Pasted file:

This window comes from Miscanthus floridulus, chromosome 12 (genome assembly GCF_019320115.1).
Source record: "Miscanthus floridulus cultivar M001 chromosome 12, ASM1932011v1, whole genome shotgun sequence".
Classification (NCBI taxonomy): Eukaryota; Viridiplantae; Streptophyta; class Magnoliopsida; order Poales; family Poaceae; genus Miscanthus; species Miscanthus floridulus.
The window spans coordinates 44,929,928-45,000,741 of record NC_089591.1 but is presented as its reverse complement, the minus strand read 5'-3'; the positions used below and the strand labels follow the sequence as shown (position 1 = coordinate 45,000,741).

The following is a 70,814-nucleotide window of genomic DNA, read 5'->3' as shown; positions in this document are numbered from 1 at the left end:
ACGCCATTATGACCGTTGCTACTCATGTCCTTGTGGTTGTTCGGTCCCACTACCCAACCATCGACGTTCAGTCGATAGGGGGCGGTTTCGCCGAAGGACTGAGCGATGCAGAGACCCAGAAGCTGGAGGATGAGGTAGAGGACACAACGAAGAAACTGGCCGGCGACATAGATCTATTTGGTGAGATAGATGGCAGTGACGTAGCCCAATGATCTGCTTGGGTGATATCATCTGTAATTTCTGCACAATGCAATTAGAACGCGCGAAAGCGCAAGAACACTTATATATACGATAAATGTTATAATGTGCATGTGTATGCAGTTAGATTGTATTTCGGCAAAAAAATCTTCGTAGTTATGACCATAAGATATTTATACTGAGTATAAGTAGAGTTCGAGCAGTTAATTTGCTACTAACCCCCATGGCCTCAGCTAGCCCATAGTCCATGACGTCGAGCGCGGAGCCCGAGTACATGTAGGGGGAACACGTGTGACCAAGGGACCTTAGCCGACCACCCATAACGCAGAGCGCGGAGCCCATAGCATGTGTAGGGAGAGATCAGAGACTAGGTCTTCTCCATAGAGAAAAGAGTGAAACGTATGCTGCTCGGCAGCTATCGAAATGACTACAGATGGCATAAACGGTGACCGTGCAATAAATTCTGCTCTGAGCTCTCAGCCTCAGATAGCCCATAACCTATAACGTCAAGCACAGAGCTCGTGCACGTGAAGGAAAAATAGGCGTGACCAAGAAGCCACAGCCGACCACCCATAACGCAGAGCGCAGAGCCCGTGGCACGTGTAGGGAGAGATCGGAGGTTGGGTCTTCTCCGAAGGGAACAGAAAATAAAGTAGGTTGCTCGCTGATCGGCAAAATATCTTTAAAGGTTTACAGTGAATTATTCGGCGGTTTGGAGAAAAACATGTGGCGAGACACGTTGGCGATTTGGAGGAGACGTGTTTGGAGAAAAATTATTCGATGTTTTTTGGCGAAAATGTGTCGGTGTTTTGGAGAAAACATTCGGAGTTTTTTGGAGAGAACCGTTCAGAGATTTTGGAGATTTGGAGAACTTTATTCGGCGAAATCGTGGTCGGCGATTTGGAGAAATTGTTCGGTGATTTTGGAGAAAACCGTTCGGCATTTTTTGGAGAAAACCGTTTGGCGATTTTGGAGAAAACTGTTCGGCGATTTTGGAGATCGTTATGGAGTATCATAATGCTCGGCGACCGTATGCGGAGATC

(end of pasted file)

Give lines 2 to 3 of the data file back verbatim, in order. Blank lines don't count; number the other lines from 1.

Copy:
Source record: "Miscanthus floridulus cultivar M001 chromosome 12, ASM1932011v1, whole genome shotgun sequence".
Classification (NCBI taxonomy): Eukaryota; Viridiplantae; Streptophyta; class Magnoliopsida; order Poales; family Poaceae; genus Miscanthus; species Miscanthus floridulus.